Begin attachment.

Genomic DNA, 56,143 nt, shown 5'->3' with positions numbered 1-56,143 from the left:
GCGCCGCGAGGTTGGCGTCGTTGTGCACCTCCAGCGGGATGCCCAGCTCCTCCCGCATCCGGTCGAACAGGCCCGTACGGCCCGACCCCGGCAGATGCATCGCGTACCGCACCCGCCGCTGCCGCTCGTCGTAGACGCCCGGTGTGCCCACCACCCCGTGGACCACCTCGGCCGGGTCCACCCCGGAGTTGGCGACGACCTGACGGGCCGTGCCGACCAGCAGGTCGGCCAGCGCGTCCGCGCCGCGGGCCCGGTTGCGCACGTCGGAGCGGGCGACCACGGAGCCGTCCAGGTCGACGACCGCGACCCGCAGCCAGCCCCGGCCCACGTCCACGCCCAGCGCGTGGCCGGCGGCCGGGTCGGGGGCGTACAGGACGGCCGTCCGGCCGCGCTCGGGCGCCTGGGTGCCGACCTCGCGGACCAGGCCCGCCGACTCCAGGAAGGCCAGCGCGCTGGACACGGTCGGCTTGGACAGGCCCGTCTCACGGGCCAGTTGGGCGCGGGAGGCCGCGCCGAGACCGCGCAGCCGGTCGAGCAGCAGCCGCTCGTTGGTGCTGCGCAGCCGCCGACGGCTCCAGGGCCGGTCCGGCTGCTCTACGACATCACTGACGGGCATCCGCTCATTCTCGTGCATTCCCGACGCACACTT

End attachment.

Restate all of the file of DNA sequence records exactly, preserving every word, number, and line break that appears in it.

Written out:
Genomic DNA, 56,143 nt, shown 5'->3' with positions numbered 1-56,143 from the left:
GCGCCGCGAGGTTGGCGTCGTTGTGCACCTCCAGCGGGATGCCCAGCTCCTCCCGCATCCGGTCGAACAGGCCCGTACGGCCCGACCCCGGCAGATGCATCGCGTACCGCACCCGCCGCTGCCGCTCGTCGTAGACGCCCGGTGTGCCCACCACCCCGTGGACCACCTCGGCCGGGTCCACCCCGGAGTTGGCGACGACCTGACGGGCCGTGCCGACCAGCAGGTCGGCCAGCGCGTCCGCGCCGCGGGCCCGGTTGCGCACGTCGGAGCGGGCGACCACGGAGCCGTCCAGGTCGACGACCGCGACCCGCAGCCAGCCCCGGCCCACGTCCACGCCCAGCGCGTGGCCGGCGGCCGGGTCGGGGGCGTACAGGACGGCCGTCCGGCCGCGCTCGGGCGCCTGGGTGCCGACCTCGCGGACCAGGCCCGCCGACTCCAGGAAGGCCAGCGCGCTGGACACGGTCGGCTTGGACAGGCCCGTCTCACGGGCCAGTTGGGCGCGGGAGGCCGCGCCGAGACCGCGCAGCCGGTCGAGCAGCAGCCGCTCGTTGGTGCTGCGCAGCCGCCGACGGCTCCAGGGCCGGTCCGGCTGCTCTACGACATCACTGACGGGCATCCGCTCATTCTCGTGCATTCCCGACGCACACTT